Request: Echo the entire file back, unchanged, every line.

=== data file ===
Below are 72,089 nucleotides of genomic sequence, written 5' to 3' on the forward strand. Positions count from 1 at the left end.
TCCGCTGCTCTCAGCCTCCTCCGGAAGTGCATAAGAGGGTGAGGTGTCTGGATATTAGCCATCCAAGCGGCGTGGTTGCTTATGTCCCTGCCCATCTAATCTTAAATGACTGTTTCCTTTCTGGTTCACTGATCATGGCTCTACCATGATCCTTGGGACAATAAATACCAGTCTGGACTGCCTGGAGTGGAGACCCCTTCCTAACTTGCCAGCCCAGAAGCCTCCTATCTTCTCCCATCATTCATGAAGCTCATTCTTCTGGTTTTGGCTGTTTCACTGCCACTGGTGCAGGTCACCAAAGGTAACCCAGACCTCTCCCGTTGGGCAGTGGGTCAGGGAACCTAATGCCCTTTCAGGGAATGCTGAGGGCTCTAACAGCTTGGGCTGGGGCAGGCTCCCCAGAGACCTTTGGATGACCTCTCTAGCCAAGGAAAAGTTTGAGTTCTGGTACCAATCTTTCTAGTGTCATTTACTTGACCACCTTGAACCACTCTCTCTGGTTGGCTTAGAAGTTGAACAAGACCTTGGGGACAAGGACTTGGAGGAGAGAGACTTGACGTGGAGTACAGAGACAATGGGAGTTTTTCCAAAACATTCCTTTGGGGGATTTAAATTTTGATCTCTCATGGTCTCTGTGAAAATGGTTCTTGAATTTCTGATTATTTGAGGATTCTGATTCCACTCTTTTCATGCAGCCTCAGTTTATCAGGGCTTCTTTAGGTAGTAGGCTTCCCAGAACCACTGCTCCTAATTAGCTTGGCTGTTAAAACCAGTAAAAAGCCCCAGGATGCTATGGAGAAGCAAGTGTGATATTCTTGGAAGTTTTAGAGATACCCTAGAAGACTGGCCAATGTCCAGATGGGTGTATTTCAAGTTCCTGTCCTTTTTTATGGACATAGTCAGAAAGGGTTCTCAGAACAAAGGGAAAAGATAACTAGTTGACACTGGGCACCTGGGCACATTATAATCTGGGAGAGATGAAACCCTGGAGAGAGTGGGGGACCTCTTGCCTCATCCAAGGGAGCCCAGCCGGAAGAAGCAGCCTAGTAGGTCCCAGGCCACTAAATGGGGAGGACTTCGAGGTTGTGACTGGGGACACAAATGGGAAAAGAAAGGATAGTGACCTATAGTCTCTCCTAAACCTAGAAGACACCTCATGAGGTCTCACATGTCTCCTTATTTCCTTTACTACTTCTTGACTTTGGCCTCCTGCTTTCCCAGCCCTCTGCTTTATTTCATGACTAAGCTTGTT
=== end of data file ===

Below are 72,089 nucleotides of genomic sequence, written 5' to 3' on the forward strand. Positions count from 1 at the left end.
TCCGCTGCTCTCAGCCTCCTCCGGAAGTGCATAAGAGGGTGAGGTGTCTGGATATTAGCCATCCAAGCGGCGTGGTTGCTTATGTCCCTGCCCATCTAATCTTAAATGACTGTTTCCTTTCTGGTTCACTGATCATGGCTCTACCATGATCCTTGGGACAATAAATACCAGTCTGGACTGCCTGGAGTGGAGACCCCTTCCTAACTTGCCAGCCCAGAAGCCTCCTATCTTCTCCCATCATTCATGAAGCTCATTCTTCTGGTTTTGGCTGTTTCACTGCCACTGGTGCAGGTCACCAAAGGTAACCCAGACCTCTCCCGTTGGGCAGTGGGTCAGGGAACCTAATGCCCTTTCAGGGAATGCTGAGGGCTCTAACAGCTTGGGCTGGGGCAGGCTCCCCAGAGACCTTTGGATGACCTCTCTAGCCAAGGAAAAGTTTGAGTTCTGGTACCAATCTTTCTAGTGTCATTTACTTGACCACCTTGAACCACTCTCTCTGGTTGGCTTAGAAGTTGAACAAGACCTTGGGGACAAGGACTTGGAGGAGAGAGACTTGACGTGGAGTACAGAGACAATGGGAGTTTTTCCAAAACATTCCTTTGGGGGATTTAAATTTTGATCTCTCATGGTCTCTGTGAAAATGGTTCTTGAATTTCTGATTATTTGAGGATTCTGATTCCACTCTTTTCATGCAGCCTCAGTTTATCAGGGCTTCTTTAGGTAGTAGGCTTCCCAGAACCACTGCTCCTAATTAGCTTGGCTGTTAAAACCAGTAAAAAGCCCCAGGATGCTATGGAGAAGCAAGTGTGATATTCTTGGAAGTTTTAGAGATACCCTAGAAGACTGGCCAATGTCCAGATGGGTGTATTTCAAGTTCCTGTCCTTTTTTATGGACATAGTCAGAAAGGGTTCTCAGAACAAAGGGAAAAGATAACTAGTTGACACTGGGCACCTGGGCACATTATAATCTGGGAGAGATGAAACCCTGGAGAGAGTGGGGGACCTCTTGCCTCATCCAAGGGAGCCCAGCCGGAAGAAGCAGCCTAGTAGGTCCCAGGCCACTAAATGGGGAGGACTTCGAGGTTGTGACTGGGGACACAAATGGGAAAAGAAAGGATAGTGACCTATAGTCTCTCCTAAACCTAGAAGACACCTCATGAGGTCTCACATGTCTCCTTATTTCCTTTACTACTTCTTGACTTTGGCCTCCTGCTTTCCCAGCCCTCTGCTTTATTTCATGACTAAGCTTGTT